Posts Tagged ‘Orlando Bloom’

Cynthia Erivo, Leslie Odom Jr.

“NEEDLE IN A TIMESTACK” My rating: C (VOD on Oct. 15)

111 minutes | MPAA rating: R

Time travel love stories — the ones that work, anyway — convince us of the inevitability of two souls finding each other across temporal and spacial eternities.

Basically you’ve got to leave one of these flicks feeling that the love relationship depicted is so earth-shakingly right that it must have been preordained by the fates.

John Ridley’s “Needle in a Timestack” aims for that sort of certainty in love…but comes up short.

It’s not for want of trying. The film has been very well cast; the performances are solid.

And yet it never quite works. Mainly, I think, because it doesn’t believe it’s own line of b.s.

Ridley’s screenplay (based on Robert Silverberg’s short story) unfolds in a near future that looks pretty much like ours. The big difference is that the world now is plagued with “time shifts,” waves of distortion that move across the landscape like a liquid wall.

In their wake some people’s realities are altered. They now have different spouses or jobs…and they have no memory of their previous lives.

Moreover, time travel is now a luxury available to the very wealthy. Despite rules to prevent the retro-retooling of the present, some of these high-tech vacationers do go into the past in order to fiddle with the future.

How did these “time shifts” come to be? Experiment gone bad? Interplanetary collision? COVID vaccine side effects?

The film doesn’t explain. Which is the first strike against it.

Anyway, Nick and Janine (Leslie Odom Jr., Cynthia Erivo) are deeply in love. So they tell us…I never once felt it.

But in the wake of a particularly disruptive time shift, Nick becomes uneasy, convinced that Janine’s ex, the fabulously wealthy tech industrialist Tommy (Orlando Bloom), is using time travel to alter the past so as to reclaim Janine.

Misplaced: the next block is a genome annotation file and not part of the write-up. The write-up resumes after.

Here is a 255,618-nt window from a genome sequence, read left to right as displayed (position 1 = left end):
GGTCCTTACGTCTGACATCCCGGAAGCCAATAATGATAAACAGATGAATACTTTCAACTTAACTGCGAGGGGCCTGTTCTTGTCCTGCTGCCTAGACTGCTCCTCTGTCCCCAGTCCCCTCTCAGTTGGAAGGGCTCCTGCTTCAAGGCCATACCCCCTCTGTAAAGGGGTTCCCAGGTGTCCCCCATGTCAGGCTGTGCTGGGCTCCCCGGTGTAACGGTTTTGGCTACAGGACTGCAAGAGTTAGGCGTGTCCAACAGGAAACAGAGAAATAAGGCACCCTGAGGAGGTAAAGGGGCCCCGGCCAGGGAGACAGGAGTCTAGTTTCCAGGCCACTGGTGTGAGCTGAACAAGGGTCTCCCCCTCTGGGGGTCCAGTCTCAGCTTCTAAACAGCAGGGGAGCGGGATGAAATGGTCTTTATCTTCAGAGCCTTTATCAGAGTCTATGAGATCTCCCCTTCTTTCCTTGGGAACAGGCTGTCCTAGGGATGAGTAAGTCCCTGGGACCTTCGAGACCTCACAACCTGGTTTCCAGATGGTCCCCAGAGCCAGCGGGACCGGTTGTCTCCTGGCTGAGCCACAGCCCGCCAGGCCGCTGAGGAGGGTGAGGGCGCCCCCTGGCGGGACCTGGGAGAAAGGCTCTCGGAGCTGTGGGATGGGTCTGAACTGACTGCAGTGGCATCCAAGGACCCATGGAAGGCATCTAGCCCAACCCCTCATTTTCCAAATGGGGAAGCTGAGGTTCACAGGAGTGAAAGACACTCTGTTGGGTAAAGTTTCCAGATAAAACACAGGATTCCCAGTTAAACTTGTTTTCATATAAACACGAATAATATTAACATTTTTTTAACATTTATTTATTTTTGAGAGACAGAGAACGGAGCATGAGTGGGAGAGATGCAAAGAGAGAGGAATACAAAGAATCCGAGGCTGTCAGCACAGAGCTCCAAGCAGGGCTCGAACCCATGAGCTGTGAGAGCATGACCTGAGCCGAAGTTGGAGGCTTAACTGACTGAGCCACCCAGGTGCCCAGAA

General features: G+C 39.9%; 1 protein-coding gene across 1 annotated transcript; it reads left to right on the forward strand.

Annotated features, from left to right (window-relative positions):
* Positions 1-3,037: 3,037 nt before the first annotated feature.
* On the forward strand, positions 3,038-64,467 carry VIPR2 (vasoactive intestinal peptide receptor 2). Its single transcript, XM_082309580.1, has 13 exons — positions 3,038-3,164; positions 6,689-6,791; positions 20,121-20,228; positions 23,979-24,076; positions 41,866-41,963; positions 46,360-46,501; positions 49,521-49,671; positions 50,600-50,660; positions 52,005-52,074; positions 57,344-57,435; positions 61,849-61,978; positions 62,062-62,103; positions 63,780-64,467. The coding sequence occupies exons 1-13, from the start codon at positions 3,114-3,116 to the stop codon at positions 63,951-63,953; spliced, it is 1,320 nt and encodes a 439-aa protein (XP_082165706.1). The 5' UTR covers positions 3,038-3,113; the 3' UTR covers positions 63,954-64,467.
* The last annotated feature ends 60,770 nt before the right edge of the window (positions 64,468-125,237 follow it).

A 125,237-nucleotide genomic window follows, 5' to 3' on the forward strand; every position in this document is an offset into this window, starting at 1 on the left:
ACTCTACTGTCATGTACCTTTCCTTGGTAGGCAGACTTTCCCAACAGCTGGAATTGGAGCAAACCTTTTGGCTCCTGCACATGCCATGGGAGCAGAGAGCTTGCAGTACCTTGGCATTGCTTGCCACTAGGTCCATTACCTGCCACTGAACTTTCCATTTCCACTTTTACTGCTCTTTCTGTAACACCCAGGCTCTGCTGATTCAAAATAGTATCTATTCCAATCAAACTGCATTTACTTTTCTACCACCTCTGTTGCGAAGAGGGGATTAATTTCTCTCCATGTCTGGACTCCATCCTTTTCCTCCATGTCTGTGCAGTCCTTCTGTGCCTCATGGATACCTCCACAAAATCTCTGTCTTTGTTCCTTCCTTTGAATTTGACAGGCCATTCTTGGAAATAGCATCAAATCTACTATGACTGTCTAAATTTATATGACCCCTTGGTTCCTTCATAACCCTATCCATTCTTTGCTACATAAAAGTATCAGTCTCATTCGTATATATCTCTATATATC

Maybe Nick is just paranoid. Or maybe not…his own sister (Jadyn Wang) has gone deep into debt in order to travel back in time to prevent the accidental death of her best friend.

In flashbacks (are they flashbacks, really, or an alternative reality depicting a different time line?) we witness Nick’s doomed romance with Alex (Freida Pinto)…doomed because without him realizing it, he’s fated to end up with Janine.”Fated” may be the wrong word. As Ridley’s dialogue insists on telling us at every opportunity, time is a circle. No beginning, no end, just an eternal round and round and round.

Now that’s a nifty concept, one thoroughly examined in countless pot-fueled late-night sessions in college dorm rooms. But “Needle in a Timestack” never makes its case emotionally. It’s more like a schematic for a Ted Talk.

Ridley, a cinematic jack of all trades (numerous producing credits, a mess of screenplays — “Three Kings,” “Red Tails,” “12 Years a Slave” — and a ton of TV) gets props for eschewing the usual fx-heavy trappings (when late in the film Nick becomes a time traveler, the tech is absurdly low) and concentrating instead on the human issues.

But something has gone wrong. At film’s end my reaction was less “aaaahhhhhh” than “uuuuuuuhhhh?”

| Robert W. Butler

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Noomi Rapace

“UNLOCKED” My rating: C

98 minutes | MPAA rating: R

Despite a “name” director and an impressive cast of solid B-listers, the spy drama “Unlocked” feels terribly generic.

Viewers may be forgiven for thinking they’ve seen it all before.

CIA interrogator Alice Racine (Noomi Rapace), on the rebound from a disastrous assignment that led to mass civilian casualties, is now posing as a London social worker, collecting evidence on possible terrorist activities within the Islamic community.

When the agency snatches a courier carrying messages between a radical imam and a terrorist developing a biological bomb, Alice is called in to break the captive’s will and get details on the impending attack.

Except that the CIA dudes running the interrogation seem a bit dicey…in fact, Alice finds  herself a pawn in a rogue operation. Marked for death by her own people, she barely escapes and goes on the run.

Among her supposed allies are a CIA bigwig back in the States (John Malkovich) and her agency mentor (Michael Douglas). Unsure who to trust among her own colleagues, Alice turns to a Brit intelligence master (Toni Collette) and at one point teams up with a petty crook (Orlando Bloom) whom she discovers burglarizing an apartment where she has taken refuge.

Peter O’Brien’s screenplay keeps us guessing; almost nobody in this movie is what they first seem.

There is much running around and the bodies pile up, but nothing about “Unlocked” is particularly compelling.  Director Michael Apted (whose impressive resume includes “Coal Miner’s Daughter,” “Gorillas in the Mist,” lots of first-rate HBO and Showtime offerings  and the brilliant multi-decade “7 Up” documentary series) keeps things moving but never makes us care.

| Robert W. Butler